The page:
Saxon Switzerland

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Saxon Switzerland is not part of Switzerland, but was so named by the artists, Adrian Zingg and Anton Graf, because the landscape reminded them of the Swiss Jura. Saxon Switzerland is a hilly climbing area and national park around the Elbe valley south-east of Dresden in Saxony, Germany. Together with the Bohemian Switzerland in the Czech Republic it forms the Elbe Sandstone Mountains. Saxon Switzerland alone has some 1,000 climbing peaks, as well as several hollows. The area is popular with Dresden locals and international climbers.

Our sail through this area did not begin well, but with a thick fog.

It soon cleared and was a beautiful day.

We could see the remains of a castle.

There were some small towns in this area.

The last town was Bad Schandau, where our cruise ended.

We were taken by bus to the Bastei, a spectacular rock formation towering 194 metres (636 feet) above the Elbe River in the Elbe Sandstone Mountains of Germany. This was our first view as we walked from the bus.

A view as we got closer to the viewpoint.

Here we see the viewpoint on the right and the Elbe below.

A view of the Elbe from the viewpoint.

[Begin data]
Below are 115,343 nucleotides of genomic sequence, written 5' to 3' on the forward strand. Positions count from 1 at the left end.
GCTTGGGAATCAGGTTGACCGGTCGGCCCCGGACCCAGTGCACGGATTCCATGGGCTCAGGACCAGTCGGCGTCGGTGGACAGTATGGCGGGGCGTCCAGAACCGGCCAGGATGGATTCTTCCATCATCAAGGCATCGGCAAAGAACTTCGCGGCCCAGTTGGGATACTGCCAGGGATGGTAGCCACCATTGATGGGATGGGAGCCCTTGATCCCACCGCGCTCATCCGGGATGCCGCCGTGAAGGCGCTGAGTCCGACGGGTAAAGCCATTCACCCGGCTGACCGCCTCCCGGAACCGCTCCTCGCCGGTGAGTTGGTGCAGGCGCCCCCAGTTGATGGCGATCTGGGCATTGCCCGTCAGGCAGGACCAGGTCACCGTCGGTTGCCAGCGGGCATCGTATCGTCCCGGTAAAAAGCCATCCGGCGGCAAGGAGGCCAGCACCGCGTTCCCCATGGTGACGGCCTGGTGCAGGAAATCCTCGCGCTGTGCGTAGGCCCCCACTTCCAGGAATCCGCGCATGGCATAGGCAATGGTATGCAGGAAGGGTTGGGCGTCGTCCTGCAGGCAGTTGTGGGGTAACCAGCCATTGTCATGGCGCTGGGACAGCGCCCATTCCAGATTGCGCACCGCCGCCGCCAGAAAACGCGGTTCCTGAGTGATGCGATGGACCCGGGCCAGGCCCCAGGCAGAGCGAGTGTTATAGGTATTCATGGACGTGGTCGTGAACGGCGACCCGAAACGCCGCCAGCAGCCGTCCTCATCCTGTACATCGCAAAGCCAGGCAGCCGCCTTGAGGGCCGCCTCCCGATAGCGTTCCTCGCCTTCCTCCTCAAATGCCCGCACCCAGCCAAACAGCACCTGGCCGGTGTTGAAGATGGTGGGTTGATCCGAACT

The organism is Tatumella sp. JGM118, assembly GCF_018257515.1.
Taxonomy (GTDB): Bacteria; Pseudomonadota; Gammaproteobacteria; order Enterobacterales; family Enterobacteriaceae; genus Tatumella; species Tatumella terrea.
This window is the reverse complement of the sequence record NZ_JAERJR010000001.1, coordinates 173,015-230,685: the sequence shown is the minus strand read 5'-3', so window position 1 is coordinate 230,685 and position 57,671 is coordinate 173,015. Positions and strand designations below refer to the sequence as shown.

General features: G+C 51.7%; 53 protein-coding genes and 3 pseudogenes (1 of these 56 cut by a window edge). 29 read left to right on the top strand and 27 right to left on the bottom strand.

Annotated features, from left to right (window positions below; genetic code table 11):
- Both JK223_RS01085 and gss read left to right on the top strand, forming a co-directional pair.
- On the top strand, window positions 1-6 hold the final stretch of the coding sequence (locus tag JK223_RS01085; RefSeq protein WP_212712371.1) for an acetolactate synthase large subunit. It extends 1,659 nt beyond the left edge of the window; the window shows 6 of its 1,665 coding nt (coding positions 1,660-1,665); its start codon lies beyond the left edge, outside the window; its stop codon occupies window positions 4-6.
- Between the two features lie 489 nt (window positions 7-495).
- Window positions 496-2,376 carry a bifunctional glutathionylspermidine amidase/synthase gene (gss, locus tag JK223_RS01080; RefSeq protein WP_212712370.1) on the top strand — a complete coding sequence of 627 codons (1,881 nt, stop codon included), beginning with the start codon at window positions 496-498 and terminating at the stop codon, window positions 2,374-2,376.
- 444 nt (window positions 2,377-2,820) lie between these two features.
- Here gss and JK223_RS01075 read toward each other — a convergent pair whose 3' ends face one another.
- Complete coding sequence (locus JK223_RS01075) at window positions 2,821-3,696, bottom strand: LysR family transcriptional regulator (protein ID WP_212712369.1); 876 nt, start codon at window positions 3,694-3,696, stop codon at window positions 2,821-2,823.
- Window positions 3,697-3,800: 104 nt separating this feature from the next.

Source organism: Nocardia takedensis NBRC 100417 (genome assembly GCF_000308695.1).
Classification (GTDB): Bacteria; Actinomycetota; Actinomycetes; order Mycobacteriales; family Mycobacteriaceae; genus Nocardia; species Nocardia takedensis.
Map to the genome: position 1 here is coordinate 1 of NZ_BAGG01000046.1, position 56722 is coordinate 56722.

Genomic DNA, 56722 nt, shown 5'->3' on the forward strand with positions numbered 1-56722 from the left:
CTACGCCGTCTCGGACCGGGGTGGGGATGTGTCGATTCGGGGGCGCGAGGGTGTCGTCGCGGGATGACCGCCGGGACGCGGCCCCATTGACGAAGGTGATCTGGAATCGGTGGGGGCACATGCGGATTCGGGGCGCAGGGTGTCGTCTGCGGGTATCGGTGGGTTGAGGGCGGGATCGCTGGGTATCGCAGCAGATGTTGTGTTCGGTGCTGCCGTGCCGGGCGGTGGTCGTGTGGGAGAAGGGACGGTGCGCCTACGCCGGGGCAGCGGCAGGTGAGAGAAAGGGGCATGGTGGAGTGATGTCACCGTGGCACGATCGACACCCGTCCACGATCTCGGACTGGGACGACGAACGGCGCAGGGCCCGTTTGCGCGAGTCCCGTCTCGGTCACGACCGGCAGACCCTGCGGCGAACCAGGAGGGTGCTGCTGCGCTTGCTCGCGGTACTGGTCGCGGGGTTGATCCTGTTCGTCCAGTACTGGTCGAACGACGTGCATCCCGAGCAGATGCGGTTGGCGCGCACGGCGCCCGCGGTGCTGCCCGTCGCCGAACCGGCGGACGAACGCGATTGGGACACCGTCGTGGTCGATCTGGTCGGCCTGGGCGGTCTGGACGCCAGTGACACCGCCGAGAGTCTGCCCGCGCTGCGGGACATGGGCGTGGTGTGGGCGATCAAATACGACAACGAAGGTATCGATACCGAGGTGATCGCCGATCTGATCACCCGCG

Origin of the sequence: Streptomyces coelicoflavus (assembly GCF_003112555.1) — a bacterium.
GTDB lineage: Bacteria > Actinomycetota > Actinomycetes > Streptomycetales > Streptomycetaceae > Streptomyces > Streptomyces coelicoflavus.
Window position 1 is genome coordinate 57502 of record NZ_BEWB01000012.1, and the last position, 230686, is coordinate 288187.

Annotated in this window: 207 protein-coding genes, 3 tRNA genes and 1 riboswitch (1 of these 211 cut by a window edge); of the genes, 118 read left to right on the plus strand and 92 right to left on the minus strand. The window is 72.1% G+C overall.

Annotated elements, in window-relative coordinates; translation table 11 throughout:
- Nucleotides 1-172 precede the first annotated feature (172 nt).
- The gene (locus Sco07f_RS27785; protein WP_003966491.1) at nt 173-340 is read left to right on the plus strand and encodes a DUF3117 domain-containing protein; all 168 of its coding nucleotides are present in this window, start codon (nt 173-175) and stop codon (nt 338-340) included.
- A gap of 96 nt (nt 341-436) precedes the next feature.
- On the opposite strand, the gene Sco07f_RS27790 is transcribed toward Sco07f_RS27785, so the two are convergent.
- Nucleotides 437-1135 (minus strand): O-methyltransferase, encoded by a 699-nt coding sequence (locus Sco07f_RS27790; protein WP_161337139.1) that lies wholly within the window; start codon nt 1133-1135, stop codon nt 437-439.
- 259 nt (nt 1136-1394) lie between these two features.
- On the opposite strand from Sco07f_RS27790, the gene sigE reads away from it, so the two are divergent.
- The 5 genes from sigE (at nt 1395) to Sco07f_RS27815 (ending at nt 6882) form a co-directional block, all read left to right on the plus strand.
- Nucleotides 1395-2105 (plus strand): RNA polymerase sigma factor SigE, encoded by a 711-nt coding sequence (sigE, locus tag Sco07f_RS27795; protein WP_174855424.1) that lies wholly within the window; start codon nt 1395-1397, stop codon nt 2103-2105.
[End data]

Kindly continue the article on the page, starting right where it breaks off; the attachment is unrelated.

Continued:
The Elbe in the other direction.

A Wikipedia photo of the famous Bastei bridge, made of sandstone in 1851.

We would soon be walking on this bridge.

Two more views of the bridge.

A view from the bridge. In the upper left you can barely see the red figure of a climber.

A telephoto shot of two climbers. There are some 14,000 climbing routes on over 1,100 rock pinnacles. At the beginning of the 20th century, the Saxon Rules for rock climbing were established. They are considered to be one of the origins of free climbing. Ropes and bolts may only be used for safety but never as a means of climbing. The use of chalk and common means of protection such as nuts and friends is also not permitted; instead knotted nylon slings are used. With a few exceptions, climbing is only practiced and permitted at freestanding rock towers.

Near the overlook was a sign with a photo of Adrian Zingg's drawing of the overlook.

One more look at this spectacular view.

Next we ride a bus to Prague.